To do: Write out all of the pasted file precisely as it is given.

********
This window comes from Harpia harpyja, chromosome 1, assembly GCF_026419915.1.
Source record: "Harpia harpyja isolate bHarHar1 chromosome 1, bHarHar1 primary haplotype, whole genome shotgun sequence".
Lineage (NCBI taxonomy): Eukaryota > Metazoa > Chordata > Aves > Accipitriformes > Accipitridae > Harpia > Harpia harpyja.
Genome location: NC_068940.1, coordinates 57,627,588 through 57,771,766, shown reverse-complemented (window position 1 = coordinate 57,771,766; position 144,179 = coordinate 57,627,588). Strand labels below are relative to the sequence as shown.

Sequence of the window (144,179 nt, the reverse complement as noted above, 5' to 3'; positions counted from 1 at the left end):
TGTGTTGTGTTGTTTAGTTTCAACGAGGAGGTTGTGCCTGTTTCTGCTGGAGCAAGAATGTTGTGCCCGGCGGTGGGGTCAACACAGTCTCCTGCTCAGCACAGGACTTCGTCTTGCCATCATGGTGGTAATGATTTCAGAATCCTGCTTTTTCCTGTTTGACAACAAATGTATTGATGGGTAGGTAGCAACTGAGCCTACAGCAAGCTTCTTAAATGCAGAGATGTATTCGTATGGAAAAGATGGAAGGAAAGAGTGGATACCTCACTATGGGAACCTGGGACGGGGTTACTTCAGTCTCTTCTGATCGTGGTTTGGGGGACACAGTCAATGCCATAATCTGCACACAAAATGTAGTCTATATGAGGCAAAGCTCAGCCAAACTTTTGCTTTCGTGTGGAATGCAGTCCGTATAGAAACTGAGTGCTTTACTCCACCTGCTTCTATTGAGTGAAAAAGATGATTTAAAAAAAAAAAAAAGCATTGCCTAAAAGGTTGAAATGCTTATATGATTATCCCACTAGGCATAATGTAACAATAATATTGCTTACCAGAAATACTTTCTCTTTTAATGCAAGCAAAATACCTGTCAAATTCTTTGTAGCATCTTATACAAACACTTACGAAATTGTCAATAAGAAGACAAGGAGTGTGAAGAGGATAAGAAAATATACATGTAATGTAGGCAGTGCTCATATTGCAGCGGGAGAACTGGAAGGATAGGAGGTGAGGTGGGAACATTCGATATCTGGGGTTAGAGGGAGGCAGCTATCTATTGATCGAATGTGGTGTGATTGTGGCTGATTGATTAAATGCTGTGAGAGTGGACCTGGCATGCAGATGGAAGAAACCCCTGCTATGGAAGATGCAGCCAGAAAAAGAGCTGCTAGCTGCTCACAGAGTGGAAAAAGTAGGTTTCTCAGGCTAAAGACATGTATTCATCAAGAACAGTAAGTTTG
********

This window comes from Harpia harpyja, chromosome 1, assembly GCF_026419915.1.
Source record: "Harpia harpyja isolate bHarHar1 chromosome 1, bHarHar1 primary haplotype, whole genome shotgun sequence".
Lineage (NCBI taxonomy): Eukaryota > Metazoa > Chordata > Aves > Accipitriformes > Accipitridae > Harpia > Harpia harpyja.
Genome location: NC_068940.1, coordinates 57,627,588 through 57,771,766, shown reverse-complemented (window position 1 = coordinate 57,771,766; position 144,179 = coordinate 57,627,588). Strand labels below are relative to the sequence as shown.

Sequence of the window (144,179 nt, the reverse complement as noted above, 5' to 3'; positions counted from 1 at the left end):
TGTGTTGTGTTGTTTAGTTTCAACGAGGAGGTTGTGCCTGTTTCTGCTGGAGCAAGAATGTTGTGCCCGGCGGTGGGGTCAACACAGTCTCCTGCTCAGCACAGGACTTCGTCTTGCCATCATGGTGGTAATGATTTCAGAATCCTGCTTTTTCCTGTTTGACAACAAATGTATTGATGGGTAGGTAGCAACTGAGCCTACAGCAAGCTTCTTAAATGCAGAGATGTATTCGTATGGAAAAGATGGAAGGAAAGAGTGGATACCTCACTATGGGAACCTGGGACGGGGTTACTTCAGTCTCTTCTGATCGTGGTTTGGGGGACACAGTCAATGCCATAATCTGCACACAAAATGTAGTCTATATGAGGCAAAGCTCAGCCAAACTTTTGCTTTCGTGTGGAATGCAGTCCGTATAGAAACTGAGTGCTTTACTCCACCTGCTTCTATTGAGTGAAAAAGATGATTTAAAAAAAAAAAAAAGCATTGCCTAAAAGGTTGAAATGCTTATATGATTATCCCACTAGGCATAATGTAACAATAATATTGCTTACCAGAAATACTTTCTCTTTTAATGCAAGCAAAATACCTGTCAAATTCTTTGTAGCATCTTATACAAACACTTACGAAATTGTCAATAAGAAGACAAGGAGTGTGAAGAGGATAAGAAAATATACATGTAATGTAGGCAGTGCTCATATTGCAGCGGGAGAACTGGAAGGATAGGAGGTGAGGTGGGAACATTCGATATCTGGGGTTAGAGGGAGGCAGCTATCTATTGATCGAATGTGGTGTGATTGTGGCTGATTGATTAAATGCTGTGAGAGTGGACCTGGCATGCAGATGGAAGAAACCCCTGCTATGGAAGATGCAGCCAGAAAAAGAGCTGCTAGCTGCTCACAGAGTGGAAAAAGTAGGTTTCTCAGGCTAAAGACATGTATTCATCAAGAACAGTAAGTTTG